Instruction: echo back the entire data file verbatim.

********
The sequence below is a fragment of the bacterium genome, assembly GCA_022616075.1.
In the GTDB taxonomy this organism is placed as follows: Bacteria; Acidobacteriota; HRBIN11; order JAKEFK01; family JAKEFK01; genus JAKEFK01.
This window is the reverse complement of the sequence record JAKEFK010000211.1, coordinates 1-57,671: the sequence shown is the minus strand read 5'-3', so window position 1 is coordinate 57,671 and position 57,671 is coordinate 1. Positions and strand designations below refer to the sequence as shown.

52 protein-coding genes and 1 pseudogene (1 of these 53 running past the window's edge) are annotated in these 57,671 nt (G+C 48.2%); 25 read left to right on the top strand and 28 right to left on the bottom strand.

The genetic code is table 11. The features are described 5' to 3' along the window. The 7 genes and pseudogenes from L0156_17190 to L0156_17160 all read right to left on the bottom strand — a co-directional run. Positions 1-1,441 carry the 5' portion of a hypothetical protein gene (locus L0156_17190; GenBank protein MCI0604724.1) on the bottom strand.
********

The sequence below is a fragment of the bacterium genome, assembly GCA_022616075.1.
In the GTDB taxonomy this organism is placed as follows: Bacteria; Acidobacteriota; HRBIN11; order JAKEFK01; family JAKEFK01; genus JAKEFK01.
This window is the reverse complement of the sequence record JAKEFK010000211.1, coordinates 1-57,671: the sequence shown is the minus strand read 5'-3', so window position 1 is coordinate 57,671 and position 57,671 is coordinate 1. Positions and strand designations below refer to the sequence as shown.

52 protein-coding genes and 1 pseudogene (1 of these 53 running past the window's edge) are annotated in these 57,671 nt (G+C 48.2%); 25 read left to right on the top strand and 28 right to left on the bottom strand.

The genetic code is table 11. The features are described 5' to 3' along the window. The 7 genes and pseudogenes from L0156_17190 to L0156_17160 all read right to left on the bottom strand — a co-directional run. Positions 1-1,441 carry the 5' portion of a hypothetical protein gene (locus L0156_17190; GenBank protein MCI0604724.1) on the bottom strand.